Farming food crops of all kinds is likely to become more difficult as global temperatures increase, depressing yields for corn, soybeans, rice and wheat.
That’s the bleak assessment set out by a United Nations panel of scientists gathered to assess the impact of a climate change. It warned the world is 1 degree Celsius (1.8 Fahrenheit) hotter than it was at the start of the industrial revolution and is on track to warm 3 degrees by the end of the century.
The global corn crop may shrink by 10 percent if temperatures rise 1.5 degrees, a threshold the panel expects may be reached by 2035. There’s a similar threat for other food crops, along with a hit to livestock from cattle to pigs both because of higher temperatures and the threat to food supplies for those animals.
“If we do not keep climate change to below 2 degrees, we face more and more disruption to food supplies,” said Tim Benton, a professor of ecology at the University of Leeds in northern England. “Almost every country depends on food grown elsewhere. A drought in one place can impact food prices anywhere. As weather becomes more extreme, there is the risk of increasing volatility in food supply and prices.”
The report from the Intergovernmental Panel on Climate Change published Monday in Incheon, South Korea, suggested increasing pressure for higher food prices in the coming decades as more extreme weather makes growing conditions increasingly difficult. For example, just this year a drought in major wheat growers from the European Union to Australia has sent prices on a surge.
Climate change will add to strain on food prices, which are already headed for a squeeze as the global population booms. The UN estimates there will be 11.2 billion people on the planet by the end of the century, more than a third higher than the 7.6 billion in 2017.
The biggest impacts on crop yields won’t be confined to just the poorest countries in the world. From the Mediterranean to the Amazon, local crops will be harmed — including olives and grapes.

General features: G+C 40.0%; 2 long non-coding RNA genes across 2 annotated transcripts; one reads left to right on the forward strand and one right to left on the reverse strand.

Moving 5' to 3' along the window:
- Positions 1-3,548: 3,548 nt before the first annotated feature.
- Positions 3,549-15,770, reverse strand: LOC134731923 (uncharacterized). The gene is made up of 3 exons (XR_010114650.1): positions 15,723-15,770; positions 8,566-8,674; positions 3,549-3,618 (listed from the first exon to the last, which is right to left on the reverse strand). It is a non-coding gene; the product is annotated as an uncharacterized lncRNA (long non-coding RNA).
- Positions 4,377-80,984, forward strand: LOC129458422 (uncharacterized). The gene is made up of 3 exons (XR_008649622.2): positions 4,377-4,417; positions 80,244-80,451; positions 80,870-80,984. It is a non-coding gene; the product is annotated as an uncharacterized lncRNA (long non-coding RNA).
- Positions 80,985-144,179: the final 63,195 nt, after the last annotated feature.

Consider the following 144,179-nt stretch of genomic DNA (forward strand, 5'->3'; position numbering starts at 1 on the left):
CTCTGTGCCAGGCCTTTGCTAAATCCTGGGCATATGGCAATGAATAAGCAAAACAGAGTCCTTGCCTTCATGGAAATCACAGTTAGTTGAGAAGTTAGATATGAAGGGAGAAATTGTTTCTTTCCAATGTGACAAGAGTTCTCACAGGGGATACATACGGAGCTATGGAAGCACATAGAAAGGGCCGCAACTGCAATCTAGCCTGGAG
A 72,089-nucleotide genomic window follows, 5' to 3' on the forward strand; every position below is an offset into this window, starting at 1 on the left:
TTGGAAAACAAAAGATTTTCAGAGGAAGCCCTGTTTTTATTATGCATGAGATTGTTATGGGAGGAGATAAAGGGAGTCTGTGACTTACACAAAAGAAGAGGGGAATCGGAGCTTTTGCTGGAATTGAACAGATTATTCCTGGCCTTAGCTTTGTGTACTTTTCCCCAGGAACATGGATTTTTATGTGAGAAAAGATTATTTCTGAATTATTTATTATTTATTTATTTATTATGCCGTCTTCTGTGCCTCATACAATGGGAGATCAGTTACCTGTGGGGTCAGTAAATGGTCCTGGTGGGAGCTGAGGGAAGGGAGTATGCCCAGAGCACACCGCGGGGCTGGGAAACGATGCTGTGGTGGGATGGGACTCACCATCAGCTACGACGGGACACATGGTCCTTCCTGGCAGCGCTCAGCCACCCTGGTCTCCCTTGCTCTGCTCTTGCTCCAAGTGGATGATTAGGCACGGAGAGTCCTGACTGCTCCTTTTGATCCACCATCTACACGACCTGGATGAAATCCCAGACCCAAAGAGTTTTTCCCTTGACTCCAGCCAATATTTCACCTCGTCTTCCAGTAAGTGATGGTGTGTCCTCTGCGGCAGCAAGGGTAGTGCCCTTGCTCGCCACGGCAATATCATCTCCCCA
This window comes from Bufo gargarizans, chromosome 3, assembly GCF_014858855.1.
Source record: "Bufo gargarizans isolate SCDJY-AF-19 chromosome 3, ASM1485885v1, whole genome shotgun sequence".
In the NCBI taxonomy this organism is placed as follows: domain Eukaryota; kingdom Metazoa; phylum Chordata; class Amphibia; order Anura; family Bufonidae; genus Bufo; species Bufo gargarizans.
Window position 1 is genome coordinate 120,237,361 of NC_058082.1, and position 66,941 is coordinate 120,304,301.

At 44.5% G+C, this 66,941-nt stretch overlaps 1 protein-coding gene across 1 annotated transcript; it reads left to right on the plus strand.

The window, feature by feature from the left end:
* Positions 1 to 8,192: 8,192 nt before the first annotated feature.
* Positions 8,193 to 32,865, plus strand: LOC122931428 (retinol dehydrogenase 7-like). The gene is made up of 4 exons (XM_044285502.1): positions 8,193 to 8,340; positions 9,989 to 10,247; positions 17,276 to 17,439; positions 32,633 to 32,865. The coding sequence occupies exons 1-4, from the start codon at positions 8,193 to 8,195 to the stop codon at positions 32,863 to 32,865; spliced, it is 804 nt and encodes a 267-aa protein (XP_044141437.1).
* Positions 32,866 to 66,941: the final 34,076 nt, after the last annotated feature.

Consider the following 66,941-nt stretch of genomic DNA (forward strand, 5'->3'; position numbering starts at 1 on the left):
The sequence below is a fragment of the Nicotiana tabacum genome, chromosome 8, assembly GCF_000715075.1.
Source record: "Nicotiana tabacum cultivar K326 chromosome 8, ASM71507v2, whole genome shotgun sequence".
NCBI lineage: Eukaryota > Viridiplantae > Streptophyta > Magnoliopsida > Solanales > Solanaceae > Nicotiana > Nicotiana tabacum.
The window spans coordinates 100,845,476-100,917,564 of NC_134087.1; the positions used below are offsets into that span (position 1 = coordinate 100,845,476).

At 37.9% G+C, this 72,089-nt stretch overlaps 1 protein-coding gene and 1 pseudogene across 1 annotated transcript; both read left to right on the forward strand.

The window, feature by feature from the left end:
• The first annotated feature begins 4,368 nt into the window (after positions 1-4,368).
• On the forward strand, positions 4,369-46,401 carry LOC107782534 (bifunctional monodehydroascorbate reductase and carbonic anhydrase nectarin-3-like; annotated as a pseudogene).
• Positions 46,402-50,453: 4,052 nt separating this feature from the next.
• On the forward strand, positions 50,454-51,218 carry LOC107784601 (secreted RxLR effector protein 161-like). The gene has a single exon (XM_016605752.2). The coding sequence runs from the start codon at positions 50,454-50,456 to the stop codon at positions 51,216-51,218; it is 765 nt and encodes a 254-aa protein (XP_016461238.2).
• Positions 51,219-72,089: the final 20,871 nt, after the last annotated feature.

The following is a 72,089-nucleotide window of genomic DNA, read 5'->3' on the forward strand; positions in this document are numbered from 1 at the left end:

Even under 2 degrees of warming, losses of 8 percent to 14 percent are projected in global corn production. Any higher than that would push losses to about 20 percent in some parts of the world. There’s a risk of a doomsday scenario where crops collapse completely in some areas, the report said.
There will be a one-third decline in per capita crop production in Southeast Asia if it’s 2 degrees hotter, while in west Africa significant reduction in crop yields may cause serious regional food shortages, according to the report.
Envoys at the 2015 Paris Agreement talks asked the IPCC to study what it would take to limit warming to 1.5 degrees instead of the previous 2-degree target. The scientists concluded that carbon dioxide emissions should be cut 45 percent by 2030 from 2010 levels then reduced to zero by 2050.
Should global warming tip over 3 degrees Celsius rice crops in South East Asia would become less nutrient rich by an amount that’ll harm the health of up to 600 million people who rely on the crop as a staple, scientists suggest.
“Previous assessments may have underestimated how sensitive natural and human systems are to climate change,” the IPCC wrote in the report.